Pappy and Harriets- Diamond in the Desert.


There is some kind of voodoo magic that moves across the high desert and Joshua Tree National park. The fusion of the bizarre beauty, the zany locals and the high desert chill make it hauntingly distinctive. The people that come here are running from something or to something, or maybe a little of both. It seems fitting that one of the most iconic music venues is located near the national park in a western movie film set called Pioneertown.

046AE483-E3E7-457C-B619-EE1E83E3908BMyself, enjoying the downtown core.

Pappy and Harriet’s emulates the comforting scents and sounds of bbq, beer and rock and roll. It is not uncommon to enjoy a stack of juicy ribs while watching a famous or up and coming band in this cozy and nostalgic saloon. The second you set foot in the unpretentious and understated bar/diner you feel as if you have entered another ether. It reminds you that music isn’t only alive and well but that it continues to change and influence lives. The walls are draped in relics of musicians who have played there. This impressive list includes-The Arctic Monkeys, Robert Plant, Lucinda Williams, Peaches, Queens of the Stone Age and most recently-Sir Paul McCartney. It also hosts up and coming musicians who are going to be huge over the next few years.

Every Sunday the Sunday House Band plays for several hours to an adoring crowd of mostly locals. They play as a core and with intermingling guest vocals and other session musicians. I had the pleasure of witnessing this last week.

Drummer, singer, guitarist and fellow Canadian Stew Heyduk shared some words with me on what it’s like playing this marvel of a venue each week. He has been playing in The Sunday Band for four years but the Sunday Band is 10 years strong. He describes the space as “ a second home”. This at home feeling certainly shared by the other musicians and audience members. Stewart grew up in Toronto but now resides in the Joshua Tree Park area. He loves working on his craft as a musician in the desert, it’s “great if you like a peaceful place to be creative”. The California stars are draped across the sky in Pioneertown, wild horses freely walk by and you truly feel like mother nature’s son. The troubadour Stew describes one of his favourite experience at Pappy and Harriet’s as “Standing about five feet away from Paul McCartney as he sang and played songs like “Love Me Do” and “I Saw Her Standing There”. As a die-hard Beetles fan, it was described as something he will never forget. As he indicates ” That was a wonderful gift Pappy and Harriets gave to me and a lot of people that night”.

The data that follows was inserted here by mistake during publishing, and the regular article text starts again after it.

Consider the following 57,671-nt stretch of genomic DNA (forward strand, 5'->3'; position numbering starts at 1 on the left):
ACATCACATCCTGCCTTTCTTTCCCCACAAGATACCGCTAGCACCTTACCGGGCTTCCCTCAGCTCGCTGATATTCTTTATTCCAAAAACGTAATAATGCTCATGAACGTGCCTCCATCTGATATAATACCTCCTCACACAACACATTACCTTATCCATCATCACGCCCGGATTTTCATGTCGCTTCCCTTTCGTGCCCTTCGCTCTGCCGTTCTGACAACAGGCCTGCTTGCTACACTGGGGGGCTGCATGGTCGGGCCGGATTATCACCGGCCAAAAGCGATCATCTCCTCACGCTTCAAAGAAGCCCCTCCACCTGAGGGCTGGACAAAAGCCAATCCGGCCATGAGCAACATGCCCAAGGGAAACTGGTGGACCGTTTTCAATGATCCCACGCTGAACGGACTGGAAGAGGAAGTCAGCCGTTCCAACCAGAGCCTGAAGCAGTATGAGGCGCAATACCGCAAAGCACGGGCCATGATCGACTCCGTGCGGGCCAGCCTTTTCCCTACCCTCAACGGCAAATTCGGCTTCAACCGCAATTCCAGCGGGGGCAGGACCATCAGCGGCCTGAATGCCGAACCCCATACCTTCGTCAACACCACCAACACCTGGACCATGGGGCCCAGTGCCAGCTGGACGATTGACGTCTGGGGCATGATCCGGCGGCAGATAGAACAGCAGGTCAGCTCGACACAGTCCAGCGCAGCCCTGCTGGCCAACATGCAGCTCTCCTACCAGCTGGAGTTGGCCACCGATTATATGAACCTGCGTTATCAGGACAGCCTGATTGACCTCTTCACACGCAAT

Paul McCartney playing in a 200 person capacity room, photo by MJ Kim.
Stewart says it isn’t the venue itself that makes the space so special, although “it’s nice not to have five or more TVs in a club” he credits the vibes to the staff and patrons. He says that “it’s the people who bring that sense of home and loving family community to it. And the lovely owners of Pappy and Harriets, who continue to amaze me with their generosity and kindness towards everyone who passes through.” He describes how they have sustained so much passion for this operation. Even though it’s easily the  Derby for music lovers, it doesn’t feel like a soulless tourist trap. It feels like everybody in there wouldn’t rather be anywhere else in the world. Even the voicemail is changed daily and is packed with the enthusiasm of Oprah Winfrey. It reminds you that music is alive, well and will never, ever die. This place is an expansive, all age friendly true diamond the desert rough.

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